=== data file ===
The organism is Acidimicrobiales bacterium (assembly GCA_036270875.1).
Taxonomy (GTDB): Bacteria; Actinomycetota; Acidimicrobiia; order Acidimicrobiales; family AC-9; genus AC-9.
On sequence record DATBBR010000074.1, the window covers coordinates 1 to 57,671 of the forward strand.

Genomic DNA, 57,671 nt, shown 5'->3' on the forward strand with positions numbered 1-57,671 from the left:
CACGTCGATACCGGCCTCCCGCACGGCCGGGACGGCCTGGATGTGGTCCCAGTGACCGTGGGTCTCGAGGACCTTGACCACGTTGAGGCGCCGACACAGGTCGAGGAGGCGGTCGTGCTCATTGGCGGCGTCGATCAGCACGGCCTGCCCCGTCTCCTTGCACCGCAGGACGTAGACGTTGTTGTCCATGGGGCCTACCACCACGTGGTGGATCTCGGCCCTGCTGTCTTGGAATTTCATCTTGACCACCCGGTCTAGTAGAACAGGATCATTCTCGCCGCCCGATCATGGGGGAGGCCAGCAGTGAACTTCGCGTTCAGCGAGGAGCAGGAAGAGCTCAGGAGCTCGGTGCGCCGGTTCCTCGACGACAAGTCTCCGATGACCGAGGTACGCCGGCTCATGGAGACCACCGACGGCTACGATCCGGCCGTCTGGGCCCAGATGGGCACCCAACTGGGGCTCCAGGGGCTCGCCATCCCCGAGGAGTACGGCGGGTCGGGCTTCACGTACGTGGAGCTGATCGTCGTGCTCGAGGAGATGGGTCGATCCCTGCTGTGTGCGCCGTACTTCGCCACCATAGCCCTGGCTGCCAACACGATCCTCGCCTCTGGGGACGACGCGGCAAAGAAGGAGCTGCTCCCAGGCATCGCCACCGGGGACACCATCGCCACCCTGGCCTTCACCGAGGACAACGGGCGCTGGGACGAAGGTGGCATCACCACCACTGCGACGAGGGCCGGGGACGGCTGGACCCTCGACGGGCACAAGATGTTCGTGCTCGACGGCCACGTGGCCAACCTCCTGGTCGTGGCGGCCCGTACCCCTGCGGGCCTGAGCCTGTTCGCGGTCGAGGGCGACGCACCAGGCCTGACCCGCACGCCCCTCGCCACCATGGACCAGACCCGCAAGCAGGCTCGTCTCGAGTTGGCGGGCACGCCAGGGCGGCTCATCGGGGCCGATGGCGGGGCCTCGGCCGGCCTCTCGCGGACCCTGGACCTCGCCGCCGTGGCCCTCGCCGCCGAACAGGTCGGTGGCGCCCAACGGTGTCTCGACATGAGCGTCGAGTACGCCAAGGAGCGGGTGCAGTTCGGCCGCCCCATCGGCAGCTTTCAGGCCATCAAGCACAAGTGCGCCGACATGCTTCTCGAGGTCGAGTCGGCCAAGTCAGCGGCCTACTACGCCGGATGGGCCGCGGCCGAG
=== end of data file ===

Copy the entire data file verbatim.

The organism is Acidimicrobiales bacterium (assembly GCA_036270875.1).
Taxonomy (GTDB): Bacteria; Actinomycetota; Acidimicrobiia; order Acidimicrobiales; family AC-9; genus AC-9.
On sequence record DATBBR010000074.1, the window covers coordinates 1 to 57,671 of the forward strand.

Genomic DNA, 57,671 nt, shown 5'->3' on the forward strand with positions numbered 1-57,671 from the left:
CACGTCGATACCGGCCTCCCGCACGGCCGGGACGGCCTGGATGTGGTCCCAGTGACCGTGGGTCTCGAGGACCTTGACCACGTTGAGGCGCCGACACAGGTCGAGGAGGCGGTCGTGCTCATTGGCGGCGTCGATCAGCACGGCCTGCCCCGTCTCCTTGCACCGCAGGACGTAGACGTTGTTGTCCATGGGGCCTACCACCACGTGGTGGATCTCGGCCCTGCTGTCTTGGAATTTCATCTTGACCACCCGGTCTAGTAGAACAGGATCATTCTCGCCGCCCGATCATGGGGGAGGCCAGCAGTGAACTTCGCGTTCAGCGAGGAGCAGGAAGAGCTCAGGAGCTCGGTGCGCCGGTTCCTCGACGACAAGTCTCCGATGACCGAGGTACGCCGGCTCATGGAGACCACCGACGGCTACGATCCGGCCGTCTGGGCCCAGATGGGCACCCAACTGGGGCTCCAGGGGCTCGCCATCCCCGAGGAGTACGGCGGGTCGGGCTTCACGTACGTGGAGCTGATCGTCGTGCTCGAGGAGATGGGTCGATCCCTGCTGTGTGCGCCGTACTTCGCCACCATAGCCCTGGCTGCCAACACGATCCTCGCCTCTGGGGACGACGCGGCAAAGAAGGAGCTGCTCCCAGGCATCGCCACCGGGGACACCATCGCCACCCTGGCCTTCACCGAGGACAACGGGCGCTGGGACGAAGGTGGCATCACCACCACTGCGACGAGGGCCGGGGACGGCTGGACCCTCGACGGGCACAAGATGTTCGTGCTCGACGGCCACGTGGCCAACCTCCTGGTCGTGGCGGCCCGTACCCCTGCGGGCCTGAGCCTGTTCGCGGTCGAGGGCGACGCACCAGGCCTGACCCGCACGCCCCTCGCCACCATGGACCAGACCCGCAAGCAGGCTCGTCTCGAGTTGGCGGGCACGCCAGGGCGGCTCATCGGGGCCGATGGCGGGGCCTCGGCCGGCCTCTCGCGGACCCTGGACCTCGCCGCCGTGGCCCTCGCCGCCGAACAGGTCGGTGGCGCCCAACGGTGTCTCGACATGAGCGTCGAGTACGCCAAGGAGCGGGTGCAGTTCGGCCGCCCCATCGGCAGCTTTCAGGCCATCAAGCACAAGTGCGCCGACATGCTTCTCGAGGTCGAGTCGGCCAAGTCAGCGGCCTACTACGCCGGATGGGCCGCGGCCGAG